A study published in the journal Beverages describes that fruit juice consumption during preadolescence is positively associated with the recommended intake of whole fruit, better diet quality, and lower body mass index (BMI) during adolescence.
Study: Fruit Juice Consumption, Body Mass Index, and Adolescent Diet Quality in a Biracial Cohort. Image Credit: Africa Studio / Shutterstock
Fruit is a rich source of many beneficial nutrients with antioxidant and anti-inflammatory properties. Regular consumption of fruit reduces the risk of various chronic diseases, including hypertension and cardiovascular diseases.
In the United States, the current dietary guidelines recommend that at least 50% of the recommended total daily intake of fruits for both children and adults should come from whole fruits. Whole fruit is considered healthier than 100% fruit juice because of its higher dietary fiber content and slower absorption in the gastrointestinal (GI) tract.
Although whole fruit and fruit juice have similar nutrient compositions, the consumption of fruit juice remains a controversial issue because of its high energy content and associated consequences of weight gain and metabolic disturbances. However, recent evidence suggests that fruit juice consumption does not increase the risk of overweight or obesity.
In the current study, scientists have explored whether preadolescence consumption of 100% fruit juice influences the likelihood of consuming whole fruit during adolescence. Moreover, they have determined the association of preadolescence fruit juice intake with diet quality and BMI during adolescence and at the end of adolescence.
Scientists utilized the data from the prospective National Heart, Lung, and Blood Institute’s National Growth and Health Study (NGHS) for the analysis. Specifically, the data collected over ten years for 1,921 Black and White girls aged 9 – 10 years at baseline were analyzed for diet quality. In addition, the data for 2,165 girls were analyzed for BMI.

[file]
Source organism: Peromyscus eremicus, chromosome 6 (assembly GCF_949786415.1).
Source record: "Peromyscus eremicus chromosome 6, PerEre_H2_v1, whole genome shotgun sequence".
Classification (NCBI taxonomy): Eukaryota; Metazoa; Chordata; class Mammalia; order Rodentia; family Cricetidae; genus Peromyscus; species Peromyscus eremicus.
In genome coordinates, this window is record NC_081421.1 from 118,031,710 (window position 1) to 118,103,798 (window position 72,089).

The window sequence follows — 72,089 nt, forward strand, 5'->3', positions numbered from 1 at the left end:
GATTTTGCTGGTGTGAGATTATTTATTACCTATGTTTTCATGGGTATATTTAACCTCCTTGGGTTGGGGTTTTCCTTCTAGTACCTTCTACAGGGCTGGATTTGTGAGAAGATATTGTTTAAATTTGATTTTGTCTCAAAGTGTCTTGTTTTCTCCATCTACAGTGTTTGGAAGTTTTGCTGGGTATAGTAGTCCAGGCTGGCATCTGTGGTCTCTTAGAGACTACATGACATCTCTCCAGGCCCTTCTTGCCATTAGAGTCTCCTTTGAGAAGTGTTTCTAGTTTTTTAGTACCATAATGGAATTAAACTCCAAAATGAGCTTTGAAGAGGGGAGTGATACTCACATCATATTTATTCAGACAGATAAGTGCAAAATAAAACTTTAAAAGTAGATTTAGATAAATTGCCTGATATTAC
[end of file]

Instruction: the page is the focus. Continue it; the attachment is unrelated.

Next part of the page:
The dietary intake of each participant was analyzed using 3-day diet records collected over a period of 8 years. In addition, diet quality was measured using the Healthy Eating Index, which was designed to evaluate whether the dietary intake of participants met the recommendations of the Dietary Guidelines for Americans.
The participants were divided into four categories based on their intake of 100% fruit juice at baseline (preadolescence). The analysis of participants’ BMI revealed no statistically significant differences between these categories.
The participants consuming more fruit juice in the preadolescence period appeared to have a lower intake of proteins and fats and a higher intake of carbohydrates and whole fruits.
The highest intake of fruits, including whole fruits and 100% fruit juices, was observed among participants aged 9 – 10 years. A lower intake of whole fruits was observed among Black girls compared to that among White girls.
The analysis of data collected throughout adolescence revealed that participants who drank one cup or more of fruit juice per day in the preadolescence period consumed 0.44 more cups of total fruit per day in late adolescence compared to non-fruit juice drinkers. A similar pattern was also observed for the consumption of whole fruits.
Further analysis revealed that participants who drank one cup or more of fruit juice per day in the preadolescence period are 2.48 times and 2.12 times more likely to meet the dietary recommendation for total fruit and whole fruit intake in late adolescence, respectively. This likelihood further increased for participants who drank 1.25 cups or more of fruit juice per day in the preadolescence period.
The comparison between fruit juice consumption and BMI revealed that participants with the highest preadolescence intake of fruit juice have lower BMI throughout adolescence compared to those with the lowest preadolescence intake of fruit juice.
The participants with the highest fruit juice intake exhibited the lowest BMI in late adolescence. In contrast, participants with the lowest fruit juice intake exhibited the highest BMI in late adolescence.
The study indicates that a higher intake of 100% fruit juice in the preadolescence period is associated with a higher intake of whole fruit and total fruit throughout adolescence. Moreover, the study identifies an association between higher preadolescence fruit juice intake with better dietary quality and lower BMI during adolescence.
- Moore, Lynn, et al. “Fruit Juice Consumption, Body Mass Index, and Adolescent Diet Quality in a Biracial Cohort.” Beverages, vol. 9, no. 2, 2023, p. 42, https://doi.org/10.3390/beverages9020042, https://www.mdpi.com/2306-5710/9/2/42